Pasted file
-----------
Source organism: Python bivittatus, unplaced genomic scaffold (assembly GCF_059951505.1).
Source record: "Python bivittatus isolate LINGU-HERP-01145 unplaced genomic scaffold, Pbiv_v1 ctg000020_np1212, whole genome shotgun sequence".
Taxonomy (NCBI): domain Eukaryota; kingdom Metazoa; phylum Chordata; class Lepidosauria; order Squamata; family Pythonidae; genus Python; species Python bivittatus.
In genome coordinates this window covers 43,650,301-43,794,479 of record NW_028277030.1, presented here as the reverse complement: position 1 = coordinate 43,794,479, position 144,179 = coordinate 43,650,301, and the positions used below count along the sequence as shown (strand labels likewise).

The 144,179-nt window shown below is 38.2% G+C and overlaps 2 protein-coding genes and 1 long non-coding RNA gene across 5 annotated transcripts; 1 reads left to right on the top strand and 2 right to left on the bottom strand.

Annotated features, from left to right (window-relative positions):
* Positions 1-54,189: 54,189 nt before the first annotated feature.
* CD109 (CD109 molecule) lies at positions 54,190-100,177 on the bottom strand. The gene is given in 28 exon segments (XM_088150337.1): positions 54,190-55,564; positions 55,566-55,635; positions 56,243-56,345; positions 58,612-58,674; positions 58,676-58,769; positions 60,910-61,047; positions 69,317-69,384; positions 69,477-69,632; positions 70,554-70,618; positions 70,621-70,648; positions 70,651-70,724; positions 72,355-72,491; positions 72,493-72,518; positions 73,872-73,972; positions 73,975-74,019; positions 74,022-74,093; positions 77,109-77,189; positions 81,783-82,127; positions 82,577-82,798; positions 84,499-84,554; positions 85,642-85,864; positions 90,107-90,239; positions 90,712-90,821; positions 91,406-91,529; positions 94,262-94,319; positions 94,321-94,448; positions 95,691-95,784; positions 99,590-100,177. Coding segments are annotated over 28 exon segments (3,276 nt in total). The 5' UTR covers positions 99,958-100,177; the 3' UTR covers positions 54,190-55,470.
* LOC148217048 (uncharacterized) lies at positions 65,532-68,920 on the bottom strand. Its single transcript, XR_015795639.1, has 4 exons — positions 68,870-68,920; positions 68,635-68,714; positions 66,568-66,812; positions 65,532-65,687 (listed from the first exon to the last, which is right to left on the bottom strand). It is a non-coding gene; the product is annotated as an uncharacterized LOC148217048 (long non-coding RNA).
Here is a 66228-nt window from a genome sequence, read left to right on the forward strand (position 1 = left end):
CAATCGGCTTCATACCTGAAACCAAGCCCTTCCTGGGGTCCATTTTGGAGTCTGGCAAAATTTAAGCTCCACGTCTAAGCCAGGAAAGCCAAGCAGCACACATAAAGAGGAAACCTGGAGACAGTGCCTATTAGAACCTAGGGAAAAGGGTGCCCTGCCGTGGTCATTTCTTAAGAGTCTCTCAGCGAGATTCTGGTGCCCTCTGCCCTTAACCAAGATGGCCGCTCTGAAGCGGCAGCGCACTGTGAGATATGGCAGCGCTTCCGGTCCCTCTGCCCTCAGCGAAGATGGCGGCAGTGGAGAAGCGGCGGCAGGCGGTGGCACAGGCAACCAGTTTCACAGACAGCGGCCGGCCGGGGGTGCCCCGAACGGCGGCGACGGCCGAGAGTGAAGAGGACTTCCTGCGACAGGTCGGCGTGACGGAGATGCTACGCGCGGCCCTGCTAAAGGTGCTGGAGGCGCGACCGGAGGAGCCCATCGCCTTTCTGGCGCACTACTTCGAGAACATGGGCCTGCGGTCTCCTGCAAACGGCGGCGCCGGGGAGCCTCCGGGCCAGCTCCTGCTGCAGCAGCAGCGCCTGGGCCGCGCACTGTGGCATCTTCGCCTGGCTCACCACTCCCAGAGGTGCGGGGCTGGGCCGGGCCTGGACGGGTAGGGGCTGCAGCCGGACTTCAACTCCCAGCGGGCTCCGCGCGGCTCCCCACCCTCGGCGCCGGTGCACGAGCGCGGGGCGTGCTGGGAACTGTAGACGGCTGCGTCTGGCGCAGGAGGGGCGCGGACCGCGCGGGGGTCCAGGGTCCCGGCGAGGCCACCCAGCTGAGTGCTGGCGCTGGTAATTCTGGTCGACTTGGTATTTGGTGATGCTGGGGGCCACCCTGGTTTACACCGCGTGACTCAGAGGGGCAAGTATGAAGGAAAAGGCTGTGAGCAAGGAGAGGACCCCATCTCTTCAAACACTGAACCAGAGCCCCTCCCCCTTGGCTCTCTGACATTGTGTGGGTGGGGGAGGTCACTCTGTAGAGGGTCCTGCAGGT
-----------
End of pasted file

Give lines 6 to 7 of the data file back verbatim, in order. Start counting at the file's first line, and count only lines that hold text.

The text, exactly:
Annotated features, from left to right (window-relative positions):
* Positions 1-54,189: 54,189 nt before the first annotated feature.